Ashley: I have never heard the term “latte liberal” before but I absolutely love it. What a perfect description of Niles and Frasier doing their part in politics. They want to get Phil elected because he’s a proponent for funding the arts. I think the Crane Boys genuinely enjoy opera, theatre, the symphony, etc. but I think a good portion of that enjoyment has to do with the social aspects (parties, connections). As far the “little people” are concerned, I’m not sure what is meant by this. It’s interesting as I’m sure no constituent would enjoy being called a member of the “little people” much like being referred to as “Joe Plumber”. I love the barista that always jabs Frasier, especially in this episode about the slaughter of macadamia nuts. Frasier fully believes he is an Every Man, thinking he’s doing the right thing about how he chooses his coffee. I had someone give me a lecture on my quinoa intake in the same kind of manner. Apparently my quinoa jambalaya was affront to this young man and I was an elitist American determined to make the people of east Africa starve because I just had to have my quinoa (I just wanted to try it, it was on a header at Trader Joe’s, and I was a little tired of rice).
As for Niles the cigar, I don’t think it’s so terrible he tried it because of Daphne’s fond memories of her (scary) grandfather. He wants to impress her and why not do so by doing something that one of her loved ones used to do? I’m not saying I’d be keen on a man if he started smoking a pipe (my dad smoked a pipe when I was kid and I still love that smell) but it’s not all that terrible. I love that scene with them around the piano smoking and drinking. It looked like a good but of fun despite Frasier’s sour attitude regarding them smoking inside.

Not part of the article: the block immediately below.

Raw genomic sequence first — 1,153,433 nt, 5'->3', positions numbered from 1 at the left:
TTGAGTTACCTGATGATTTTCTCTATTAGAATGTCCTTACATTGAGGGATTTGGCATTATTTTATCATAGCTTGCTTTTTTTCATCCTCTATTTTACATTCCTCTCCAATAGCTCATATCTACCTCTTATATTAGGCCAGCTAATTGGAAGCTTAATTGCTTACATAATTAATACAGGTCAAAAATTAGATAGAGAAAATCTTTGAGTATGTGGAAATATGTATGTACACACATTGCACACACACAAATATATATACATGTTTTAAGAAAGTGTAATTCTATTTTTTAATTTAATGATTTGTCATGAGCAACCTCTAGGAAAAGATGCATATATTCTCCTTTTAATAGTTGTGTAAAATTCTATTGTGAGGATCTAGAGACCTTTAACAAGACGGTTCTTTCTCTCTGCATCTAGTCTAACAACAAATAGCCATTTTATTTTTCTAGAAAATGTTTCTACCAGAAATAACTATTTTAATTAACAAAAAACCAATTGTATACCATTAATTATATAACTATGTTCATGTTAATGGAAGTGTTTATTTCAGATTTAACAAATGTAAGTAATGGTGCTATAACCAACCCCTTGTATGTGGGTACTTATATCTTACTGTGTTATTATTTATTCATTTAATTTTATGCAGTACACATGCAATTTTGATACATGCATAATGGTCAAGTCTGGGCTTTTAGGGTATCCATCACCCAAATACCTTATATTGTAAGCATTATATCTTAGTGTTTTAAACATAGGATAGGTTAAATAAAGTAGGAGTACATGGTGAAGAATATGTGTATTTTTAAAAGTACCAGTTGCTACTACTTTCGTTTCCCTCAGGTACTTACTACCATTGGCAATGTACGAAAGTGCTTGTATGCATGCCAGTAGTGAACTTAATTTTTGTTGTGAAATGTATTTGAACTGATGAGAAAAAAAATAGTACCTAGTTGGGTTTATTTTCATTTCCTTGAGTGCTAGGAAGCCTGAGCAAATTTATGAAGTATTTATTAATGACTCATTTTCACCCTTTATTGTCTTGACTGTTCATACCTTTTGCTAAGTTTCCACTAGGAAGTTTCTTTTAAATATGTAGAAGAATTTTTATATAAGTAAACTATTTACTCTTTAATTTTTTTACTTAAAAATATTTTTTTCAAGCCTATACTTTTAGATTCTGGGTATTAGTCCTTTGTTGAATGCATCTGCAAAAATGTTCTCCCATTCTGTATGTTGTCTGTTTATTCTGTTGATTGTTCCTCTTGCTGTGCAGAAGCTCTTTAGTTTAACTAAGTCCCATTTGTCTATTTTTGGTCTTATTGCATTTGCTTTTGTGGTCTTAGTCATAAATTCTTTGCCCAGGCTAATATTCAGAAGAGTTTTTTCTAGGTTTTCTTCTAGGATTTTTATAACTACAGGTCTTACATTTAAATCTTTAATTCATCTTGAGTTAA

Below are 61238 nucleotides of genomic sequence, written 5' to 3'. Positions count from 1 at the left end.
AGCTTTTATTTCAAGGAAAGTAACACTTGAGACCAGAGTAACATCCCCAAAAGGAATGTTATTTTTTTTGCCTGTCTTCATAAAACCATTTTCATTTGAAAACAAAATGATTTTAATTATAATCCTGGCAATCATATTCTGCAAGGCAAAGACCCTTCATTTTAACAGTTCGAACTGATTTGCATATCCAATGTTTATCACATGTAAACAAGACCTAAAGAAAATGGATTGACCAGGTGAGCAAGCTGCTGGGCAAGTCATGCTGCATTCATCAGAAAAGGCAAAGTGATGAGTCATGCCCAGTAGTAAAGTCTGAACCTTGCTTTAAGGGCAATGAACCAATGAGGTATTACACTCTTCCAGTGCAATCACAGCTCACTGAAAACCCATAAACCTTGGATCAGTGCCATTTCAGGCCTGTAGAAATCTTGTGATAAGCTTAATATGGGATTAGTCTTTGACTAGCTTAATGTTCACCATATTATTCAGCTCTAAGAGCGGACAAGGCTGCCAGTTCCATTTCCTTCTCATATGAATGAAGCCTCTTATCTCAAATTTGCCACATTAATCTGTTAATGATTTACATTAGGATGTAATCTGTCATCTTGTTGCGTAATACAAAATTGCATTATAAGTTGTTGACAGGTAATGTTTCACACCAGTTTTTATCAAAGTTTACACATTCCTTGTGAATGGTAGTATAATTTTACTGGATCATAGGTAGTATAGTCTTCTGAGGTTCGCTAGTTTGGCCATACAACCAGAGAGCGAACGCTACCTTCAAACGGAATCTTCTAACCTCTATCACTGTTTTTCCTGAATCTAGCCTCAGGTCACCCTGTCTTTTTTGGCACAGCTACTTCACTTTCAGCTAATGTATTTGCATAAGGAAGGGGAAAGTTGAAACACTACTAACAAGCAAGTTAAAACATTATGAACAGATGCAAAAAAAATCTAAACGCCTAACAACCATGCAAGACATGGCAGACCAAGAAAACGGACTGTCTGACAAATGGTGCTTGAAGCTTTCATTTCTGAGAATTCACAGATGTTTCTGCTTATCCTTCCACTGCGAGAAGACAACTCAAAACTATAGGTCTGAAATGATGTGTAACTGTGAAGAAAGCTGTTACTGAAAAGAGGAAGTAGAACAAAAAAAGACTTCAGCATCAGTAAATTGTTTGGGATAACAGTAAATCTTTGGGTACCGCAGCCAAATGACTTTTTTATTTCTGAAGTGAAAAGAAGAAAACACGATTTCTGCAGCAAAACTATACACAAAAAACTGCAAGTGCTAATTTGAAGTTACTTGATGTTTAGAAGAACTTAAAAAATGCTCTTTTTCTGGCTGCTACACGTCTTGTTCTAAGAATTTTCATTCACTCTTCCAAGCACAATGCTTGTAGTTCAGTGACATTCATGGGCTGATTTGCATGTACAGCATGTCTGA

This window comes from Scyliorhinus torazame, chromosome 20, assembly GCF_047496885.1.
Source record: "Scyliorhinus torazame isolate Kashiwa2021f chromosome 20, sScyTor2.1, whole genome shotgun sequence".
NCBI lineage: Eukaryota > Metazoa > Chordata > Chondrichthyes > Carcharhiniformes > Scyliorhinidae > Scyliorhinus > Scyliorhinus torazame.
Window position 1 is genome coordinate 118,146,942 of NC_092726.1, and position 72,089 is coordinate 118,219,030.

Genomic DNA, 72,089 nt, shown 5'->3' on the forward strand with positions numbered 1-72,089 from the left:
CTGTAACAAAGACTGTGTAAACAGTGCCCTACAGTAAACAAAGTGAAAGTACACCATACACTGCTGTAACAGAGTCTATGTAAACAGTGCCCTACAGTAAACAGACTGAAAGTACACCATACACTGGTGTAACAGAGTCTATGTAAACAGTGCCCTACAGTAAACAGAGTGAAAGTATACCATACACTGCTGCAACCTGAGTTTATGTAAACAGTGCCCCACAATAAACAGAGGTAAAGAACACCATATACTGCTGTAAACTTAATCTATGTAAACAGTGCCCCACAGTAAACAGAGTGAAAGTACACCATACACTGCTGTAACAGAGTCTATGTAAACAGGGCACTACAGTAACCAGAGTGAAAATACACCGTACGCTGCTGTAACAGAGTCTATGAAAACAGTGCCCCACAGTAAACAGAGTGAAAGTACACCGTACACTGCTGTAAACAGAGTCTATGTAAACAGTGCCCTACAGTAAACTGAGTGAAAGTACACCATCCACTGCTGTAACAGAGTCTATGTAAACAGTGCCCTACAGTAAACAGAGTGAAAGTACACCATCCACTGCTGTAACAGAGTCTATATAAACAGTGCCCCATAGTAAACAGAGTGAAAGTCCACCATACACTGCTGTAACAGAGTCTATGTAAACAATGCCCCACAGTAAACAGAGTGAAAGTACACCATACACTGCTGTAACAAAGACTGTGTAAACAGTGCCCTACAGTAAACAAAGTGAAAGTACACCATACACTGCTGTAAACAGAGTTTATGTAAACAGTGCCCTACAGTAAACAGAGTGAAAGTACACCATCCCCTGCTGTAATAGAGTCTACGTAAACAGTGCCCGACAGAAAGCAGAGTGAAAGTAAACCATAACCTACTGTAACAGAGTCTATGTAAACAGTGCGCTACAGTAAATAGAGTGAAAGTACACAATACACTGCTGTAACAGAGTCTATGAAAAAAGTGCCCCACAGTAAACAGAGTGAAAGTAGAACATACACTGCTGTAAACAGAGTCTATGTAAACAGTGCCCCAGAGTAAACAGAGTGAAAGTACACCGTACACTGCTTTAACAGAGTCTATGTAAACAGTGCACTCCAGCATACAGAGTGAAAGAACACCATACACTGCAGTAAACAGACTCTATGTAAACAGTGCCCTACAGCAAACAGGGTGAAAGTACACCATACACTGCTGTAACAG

I liked the first part of “Adventures in Paradise” and how happy Frasier was with Madeline. Their first date in the French restaurant is such a fantastic scene. It’s so theatrical and fun to watch: the sweet family running the restaurant, almost anachronistic for modern-day Seattle, discovers their daughter is pregnant with the busboy’s child, and all hell breaks loose. Frasier talks Etienne down from shunning his daughter Yvette, and manages to keep the family together: Just another night out with Frasier Crane. I liked this episode because Frasier was finally happy. Having Lilith show up to ruin the happiness disappointed me a little but I understand it was done so for the comedy.
Andrew: Frasier was mostly happy, but even with such a great situation for him, he couldn’t help but be Frasier. His overanalysis of a good thing would have destroyed the relationship if not for his family’s intervention. With Frasier, nothing is simple. And, as we will see next week, Frasier’s reaction to Lilith will do so much more to undermine his happiness than her actual presence.
Much of what I want to say about “Adventures in Paradise” will have to wait until we see the conclusion next week, so let’s get back to “The Candidate.” The episode also had a subtle theme of compromise, a word that has both positive and negative implications. In the political sphere, representatives in a democracy must learn to compromise for the best interest of those they represent (something too many of our current politicians don’t grasp). Based on how Frasier and Niles described Thorpe, it sounds like he will not be someone who will compromise, but rather that he is a hard-liner. But compromise can also mean to devalue, and Frasier and Niles do a lot of that in pursuit of getting their candidate elected. Frasier compromises his believes when he continues to assist Patterson after learning information that indicates that Patterson may be mentally ill. Niles and Frasier compromise their ethics through Niles’ “trick” to get around doctor/patient confidentiality. (Frasier calls Niles’ technique “borderline,” I call that assessment “generous.”)